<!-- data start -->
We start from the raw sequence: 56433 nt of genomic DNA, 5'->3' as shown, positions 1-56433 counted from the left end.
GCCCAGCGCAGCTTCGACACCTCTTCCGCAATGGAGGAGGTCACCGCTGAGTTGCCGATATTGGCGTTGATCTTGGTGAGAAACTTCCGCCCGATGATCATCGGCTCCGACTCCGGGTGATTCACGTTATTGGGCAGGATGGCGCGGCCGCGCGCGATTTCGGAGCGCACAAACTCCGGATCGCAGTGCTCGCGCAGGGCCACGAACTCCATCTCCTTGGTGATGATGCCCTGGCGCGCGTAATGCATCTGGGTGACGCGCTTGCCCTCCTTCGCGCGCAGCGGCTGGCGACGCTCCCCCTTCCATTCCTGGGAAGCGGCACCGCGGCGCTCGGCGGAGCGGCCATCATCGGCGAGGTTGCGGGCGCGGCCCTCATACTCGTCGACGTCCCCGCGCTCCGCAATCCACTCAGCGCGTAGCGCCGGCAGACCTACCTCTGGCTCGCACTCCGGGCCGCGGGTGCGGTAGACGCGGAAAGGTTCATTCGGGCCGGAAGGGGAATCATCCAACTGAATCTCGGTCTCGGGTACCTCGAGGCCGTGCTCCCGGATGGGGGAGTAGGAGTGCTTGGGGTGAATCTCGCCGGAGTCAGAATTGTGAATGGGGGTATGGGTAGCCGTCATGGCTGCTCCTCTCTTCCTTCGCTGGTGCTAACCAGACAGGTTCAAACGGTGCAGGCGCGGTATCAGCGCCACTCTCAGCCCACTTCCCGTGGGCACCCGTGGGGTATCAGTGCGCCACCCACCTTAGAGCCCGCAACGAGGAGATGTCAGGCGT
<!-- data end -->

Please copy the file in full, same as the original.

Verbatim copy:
We start from the raw sequence: 56433 nt of genomic DNA, 5'->3' as shown, positions 1-56433 counted from the left end.
GCCCAGCGCAGCTTCGACACCTCTTCCGCAATGGAGGAGGTCACCGCTGAGTTGCCGATATTGGCGTTGATCTTGGTGAGAAACTTCCGCCCGATGATCATCGGCTCCGACTCCGGGTGATTCACGTTATTGGGCAGGATGGCGCGGCCGCGCGCGATTTCGGAGCGCACAAACTCCGGATCGCAGTGCTCGCGCAGGGCCACGAACTCCATCTCCTTGGTGATGATGCCCTGGCGCGCGTAATGCATCTGGGTGACGCGCTTGCCCTCCTTCGCGCGCAGCGGCTGGCGACGCTCCCCCTTCCATTCCTGGGAAGCGGCACCGCGGCGCTCGGCGGAGCGGCCATCATCGGCGAGGTTGCGGGCGCGGCCCTCATACTCGTCGACGTCCCCGCGCTCCGCAATCCACTCAGCGCGTAGCGCCGGCAGACCTACCTCTGGCTCGCACTCCGGGCCGCGGGTGCGGTAGACGCGGAAAGGTTCATTCGGGCCGGAAGGGGAATCATCCAACTGAATCTCGGTCTCGGGTACCTCGAGGCCGTGCTCCCGGATGGGGGAGTAGGAGTGCTTGGGGTGAATCTCGCCGGAGTCAGAATTGTGAATGGGGGTATGGGTAGCCGTCATGGCTGCTCCTCTCTTCCTTCGCTGGTGCTAACCAGACAGGTTCAAACGGTGCAGGCGCGGTATCAGCGCCACTCTCAGCCCACTTCCCGTGGGCACCCGTGGGGTATCAGTGCGCCACCCACCTTAGAGCCCGCAACGAGGAGATGTCAGGCGT